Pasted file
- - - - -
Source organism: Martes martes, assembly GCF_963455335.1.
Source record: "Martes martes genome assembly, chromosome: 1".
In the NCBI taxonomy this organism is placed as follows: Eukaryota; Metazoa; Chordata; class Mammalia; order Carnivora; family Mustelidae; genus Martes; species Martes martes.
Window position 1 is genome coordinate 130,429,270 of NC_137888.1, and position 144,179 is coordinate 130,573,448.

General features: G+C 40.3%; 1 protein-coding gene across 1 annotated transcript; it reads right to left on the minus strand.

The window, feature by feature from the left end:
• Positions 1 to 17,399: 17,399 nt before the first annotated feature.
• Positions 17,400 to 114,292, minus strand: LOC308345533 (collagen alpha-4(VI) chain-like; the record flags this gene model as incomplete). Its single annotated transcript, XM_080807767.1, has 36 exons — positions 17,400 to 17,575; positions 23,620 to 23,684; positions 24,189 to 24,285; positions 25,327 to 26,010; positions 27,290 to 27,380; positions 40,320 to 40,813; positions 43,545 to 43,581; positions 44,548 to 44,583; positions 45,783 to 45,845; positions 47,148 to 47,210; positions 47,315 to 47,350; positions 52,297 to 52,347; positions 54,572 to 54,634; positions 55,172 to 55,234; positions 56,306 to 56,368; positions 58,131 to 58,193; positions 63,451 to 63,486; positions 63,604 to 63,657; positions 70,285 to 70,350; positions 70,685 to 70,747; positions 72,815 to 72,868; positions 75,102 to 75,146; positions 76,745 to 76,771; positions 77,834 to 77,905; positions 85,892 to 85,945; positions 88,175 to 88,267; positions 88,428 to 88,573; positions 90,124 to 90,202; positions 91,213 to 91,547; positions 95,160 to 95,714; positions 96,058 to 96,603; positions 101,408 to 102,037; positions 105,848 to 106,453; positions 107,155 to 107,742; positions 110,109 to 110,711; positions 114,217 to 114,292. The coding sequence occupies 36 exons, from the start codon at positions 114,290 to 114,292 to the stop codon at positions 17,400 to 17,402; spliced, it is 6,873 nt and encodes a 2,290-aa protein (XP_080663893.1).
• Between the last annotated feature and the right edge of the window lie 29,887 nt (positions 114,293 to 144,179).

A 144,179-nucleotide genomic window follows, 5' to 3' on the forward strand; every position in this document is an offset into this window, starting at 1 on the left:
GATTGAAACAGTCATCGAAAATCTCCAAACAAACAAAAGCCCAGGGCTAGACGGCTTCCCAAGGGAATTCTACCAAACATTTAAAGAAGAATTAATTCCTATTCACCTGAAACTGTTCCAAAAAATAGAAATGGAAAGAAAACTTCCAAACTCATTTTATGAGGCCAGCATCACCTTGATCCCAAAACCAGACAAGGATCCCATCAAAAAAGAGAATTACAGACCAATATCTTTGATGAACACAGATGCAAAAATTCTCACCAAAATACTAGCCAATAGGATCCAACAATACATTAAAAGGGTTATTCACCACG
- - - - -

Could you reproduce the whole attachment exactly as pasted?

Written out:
Source organism: Martes martes, assembly GCF_963455335.1.
Source record: "Martes martes genome assembly, chromosome: 1".
In the NCBI taxonomy this organism is placed as follows: Eukaryota; Metazoa; Chordata; class Mammalia; order Carnivora; family Mustelidae; genus Martes; species Martes martes.
Window position 1 is genome coordinate 130,429,270 of NC_137888.1, and position 144,179 is coordinate 130,573,448.

General features: G+C 40.3%; 1 protein-coding gene across 1 annotated transcript; it reads right to left on the minus strand.

The window, feature by feature from the left end:
• Positions 1 to 17,399: 17,399 nt before the first annotated feature.
• Positions 17,400 to 114,292, minus strand: LOC308345533 (collagen alpha-4(VI) chain-like; the record flags this gene model as incomplete). Its single annotated transcript, XM_080807767.1, has 36 exons — positions 17,400 to 17,575; positions 23,620 to 23,684; positions 24,189 to 24,285; positions 25,327 to 26,010; positions 27,290 to 27,380; positions 40,320 to 40,813; positions 43,545 to 43,581; positions 44,548 to 44,583; positions 45,783 to 45,845; positions 47,148 to 47,210; positions 47,315 to 47,350; positions 52,297 to 52,347; positions 54,572 to 54,634; positions 55,172 to 55,234; positions 56,306 to 56,368; positions 58,131 to 58,193; positions 63,451 to 63,486; positions 63,604 to 63,657; positions 70,285 to 70,350; positions 70,685 to 70,747; positions 72,815 to 72,868; positions 75,102 to 75,146; positions 76,745 to 76,771; positions 77,834 to 77,905; positions 85,892 to 85,945; positions 88,175 to 88,267; positions 88,428 to 88,573; positions 90,124 to 90,202; positions 91,213 to 91,547; positions 95,160 to 95,714; positions 96,058 to 96,603; positions 101,408 to 102,037; positions 105,848 to 106,453; positions 107,155 to 107,742; positions 110,109 to 110,711; positions 114,217 to 114,292. The coding sequence occupies 36 exons, from the start codon at positions 114,290 to 114,292 to the stop codon at positions 17,400 to 17,402; spliced, it is 6,873 nt and encodes a 2,290-aa protein (XP_080663893.1).
• Between the last annotated feature and the right edge of the window lie 29,887 nt (positions 114,293 to 144,179).

A 144,179-nucleotide genomic window follows, 5' to 3' on the forward strand; every position in this document is an offset into this window, starting at 1 on the left:
GATTGAAACAGTCATCGAAAATCTCCAAACAAACAAAAGCCCAGGGCTAGACGGCTTCCCAAGGGAATTCTACCAAACATTTAAAGAAGAATTAATTCCTATTCACCTGAAACTGTTCCAAAAAATAGAAATGGAAAGAAAACTTCCAAACTCATTTTATGAGGCCAGCATCACCTTGATCCCAAAACCAGACAAGGATCCCATCAAAAAAGAGAATTACAGACCAATATCTTTGATGAACACAGATGCAAAAATTCTCACCAAAATACTAGCCAATAGGATCCAACAATACATTAAAAGGGTTATTCACCACG